The claims of ownership and operation of several meat packing and distributing stations in New Jersey, set forth in paragraph 4, as well as the claims of passed interest payments, set forth in paragraphs 12 and 13 of the bill of complaint, the affidavit specifically denies, as it does also the statement in paragraph 8 of said bill regarding the amount of outstanding convertible gold 6 per cent. bonds due December 1, 1928.

Mr. Wilson goes on to recite the various steps which had been taken for the raising of additional capital since February, 1924, including the formation of a banking creditors' committee in April, 1924, and that this committee had already secured the consent of more than 95 per cent. of the outstanding paper to an extension of time proposed by said committee, and was working in co-operation with a committee representing the holders of debenture bonds and the officials of the defendant, working out a plan of readjustment of the defendant's financial affairs, and making substantial progress in their work. A preferred stockholders' committee was also being formed to join in this project, and, the affidavit further states the company's officers hoped that a plan of readjustment could be effected without the intervention of a receivership.

Mr. Wilson makes positive denial that the statement of a forthcoming receivership, as charged in paragraph 23 of the bill of complaint was authorized by any representative of the defendant, and further says that on August 23, 1924, there were no plans on foot for the appointment of a receiver. This was the day when upon complainant's application, the Vice Chancellor appointed a receiver and issued the order to show cause.

He also denies that complainant at any time instituted receivership proceedings in the Southern District of New York, as in his bill of complaint he stated he was about to do, and then proceeds to set forth the various ways in which the defendant company was injured through the institution of the New Jersey Chancery Court proceedings, alleging such injury to be "great and irreparable," in that "the mere announcement thereof immediately paralyzed its business and made necessary the suspension of its live stock purchases." Furthermore, he says that as a consequence of the announced appointment of a New Jersey receiver, the defendant's financial situation became so acute as to make imperative the appointment of a domiciliary receiver with ancillary receiverships in the various states where the defendant was doing business, in order to protect the interest of all concerned against further loss.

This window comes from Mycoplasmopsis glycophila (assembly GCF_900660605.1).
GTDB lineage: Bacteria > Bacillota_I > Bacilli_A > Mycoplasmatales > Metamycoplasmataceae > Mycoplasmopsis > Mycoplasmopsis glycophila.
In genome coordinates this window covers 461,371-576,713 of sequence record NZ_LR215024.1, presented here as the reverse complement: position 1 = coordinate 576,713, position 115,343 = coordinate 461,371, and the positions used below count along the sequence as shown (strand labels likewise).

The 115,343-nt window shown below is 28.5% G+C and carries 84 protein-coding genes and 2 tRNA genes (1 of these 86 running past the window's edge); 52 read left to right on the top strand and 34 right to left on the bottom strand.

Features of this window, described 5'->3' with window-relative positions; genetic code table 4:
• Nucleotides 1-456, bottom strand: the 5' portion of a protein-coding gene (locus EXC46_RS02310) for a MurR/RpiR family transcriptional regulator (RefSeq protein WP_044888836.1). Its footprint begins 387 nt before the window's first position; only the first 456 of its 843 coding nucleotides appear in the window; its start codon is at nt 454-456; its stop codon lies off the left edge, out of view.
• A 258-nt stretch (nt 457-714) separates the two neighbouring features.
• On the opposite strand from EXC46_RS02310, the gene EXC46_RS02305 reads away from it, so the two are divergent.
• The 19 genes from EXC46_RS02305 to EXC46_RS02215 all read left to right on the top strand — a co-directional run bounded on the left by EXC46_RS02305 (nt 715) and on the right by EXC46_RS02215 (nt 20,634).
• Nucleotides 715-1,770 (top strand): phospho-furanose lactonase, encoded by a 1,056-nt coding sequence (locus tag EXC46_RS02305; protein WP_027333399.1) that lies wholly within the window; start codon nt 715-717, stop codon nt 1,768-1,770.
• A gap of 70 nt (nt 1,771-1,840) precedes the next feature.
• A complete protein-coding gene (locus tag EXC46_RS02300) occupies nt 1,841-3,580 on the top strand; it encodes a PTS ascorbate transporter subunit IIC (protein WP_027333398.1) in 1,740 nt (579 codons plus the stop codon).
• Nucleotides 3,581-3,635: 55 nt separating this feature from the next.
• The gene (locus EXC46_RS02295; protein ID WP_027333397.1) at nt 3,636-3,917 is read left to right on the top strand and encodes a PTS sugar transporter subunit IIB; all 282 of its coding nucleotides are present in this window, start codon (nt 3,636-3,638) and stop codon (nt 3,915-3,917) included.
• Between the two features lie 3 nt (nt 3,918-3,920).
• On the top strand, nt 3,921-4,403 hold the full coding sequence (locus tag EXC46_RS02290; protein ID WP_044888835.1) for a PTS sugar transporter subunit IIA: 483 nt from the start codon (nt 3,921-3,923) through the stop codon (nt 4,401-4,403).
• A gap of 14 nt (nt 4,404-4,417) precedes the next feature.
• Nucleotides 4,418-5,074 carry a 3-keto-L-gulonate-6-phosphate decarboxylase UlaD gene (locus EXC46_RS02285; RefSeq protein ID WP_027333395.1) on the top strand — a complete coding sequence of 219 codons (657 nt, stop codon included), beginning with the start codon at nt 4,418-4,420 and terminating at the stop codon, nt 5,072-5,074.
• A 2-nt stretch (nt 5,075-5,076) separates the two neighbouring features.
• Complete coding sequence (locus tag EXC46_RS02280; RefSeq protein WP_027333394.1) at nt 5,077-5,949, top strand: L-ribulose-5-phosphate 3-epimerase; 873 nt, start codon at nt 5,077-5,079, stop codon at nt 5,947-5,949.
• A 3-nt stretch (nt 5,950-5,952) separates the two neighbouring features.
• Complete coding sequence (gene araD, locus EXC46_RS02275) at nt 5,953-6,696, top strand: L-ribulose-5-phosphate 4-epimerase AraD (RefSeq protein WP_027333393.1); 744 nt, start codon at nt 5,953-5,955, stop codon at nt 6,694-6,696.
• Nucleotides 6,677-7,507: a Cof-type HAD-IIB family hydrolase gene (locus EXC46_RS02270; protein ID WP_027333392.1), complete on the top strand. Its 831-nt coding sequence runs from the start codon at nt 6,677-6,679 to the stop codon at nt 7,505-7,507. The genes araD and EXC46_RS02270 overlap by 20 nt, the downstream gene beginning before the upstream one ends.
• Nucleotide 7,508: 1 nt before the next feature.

He thereupon contends that the defendant is solvent, and has property and assets which at a fair valuation exceed the amount of its liabilities, and alleges that, since the *771 various receivers, domiciliary and ancillary, were appointed, they are conducting the business of the defendant as a whole to the best possible advantage of its creditors and stockholders.

Mr. Wetmore's affidavit alleges his familiarity with the financial standing of the defendant company and his belief that everything said by Mr. Wilson is true. He then goes on to recite the steps taken by the creditors to extend the defendant company's term of credit, alleging that substantial progress had been made toward working out a voluntary plan of readjustment, and that their hopes in that respect were entirely upset by the appointment of the New Jersey Chancery Court receiver.

A consideration of this whole matter, based upon an examination of the papers heretofore filed in the New Jersey Court of Chancery, and of those since filed in the federal court for the Southern District of New York, leads me to the conclusion that, without a discussion of other considerations or questions, the fact that duly qualified receivers have been appointed by the federal court in the Southern District of New York, and ancillary receivers in the various states where the defendant has property, makes it not only unnecessary but improper, under the conditions which I believe exist in this state, to maintain any form of receivership in New Jersey, for I am of the opinion that the New York corporation neither owns property nor does business in the state of New Jersey, and that under those circumstances there is nothing for a New Jersey receiver to take under his charge. The contention is made by complainant that the situs of the stock of Wilson & Co., the New Jersey corporation, owned and held by the defendant company, is in New Jersey, and that therefore such stock constitutes property within this state and subject to New Jersey receivership control. I cannot so consider it, but believe that the situation created as above is governed by the provisions of the Uniform Transfer Act of New Jersey (chapter 191, Laws of 1916), which regulates the passage of title of stock certificates and is as follows:

"Title to a certificate and to the shares represented thereby can be transferred only

"(a) By delivery of the certificate indorsed either in blank or to a specified person by the person appearing by the certificate to be the owner of the shares represented thereby, or

"(b) By delivery of the certificate and a separate document containing a written assignment of the certificate or a power of attorney to sell, assign or transfer the same or the shares represented thereby, signed by the person appearing by the certificate to be the owner of the shares represented thereby. Such assignment or power of attorney may be either in blank or to a specified person.

"The provisions of this section shall be applicable although the charter or articles of incorporation or code of regulations or by-laws of the corporation issuing the certificate, and the certificate itself, provide that the shares represented thereby shall be transferable only on the books of the corporation or shall be registered by a registrar or transferred by a transfer agent."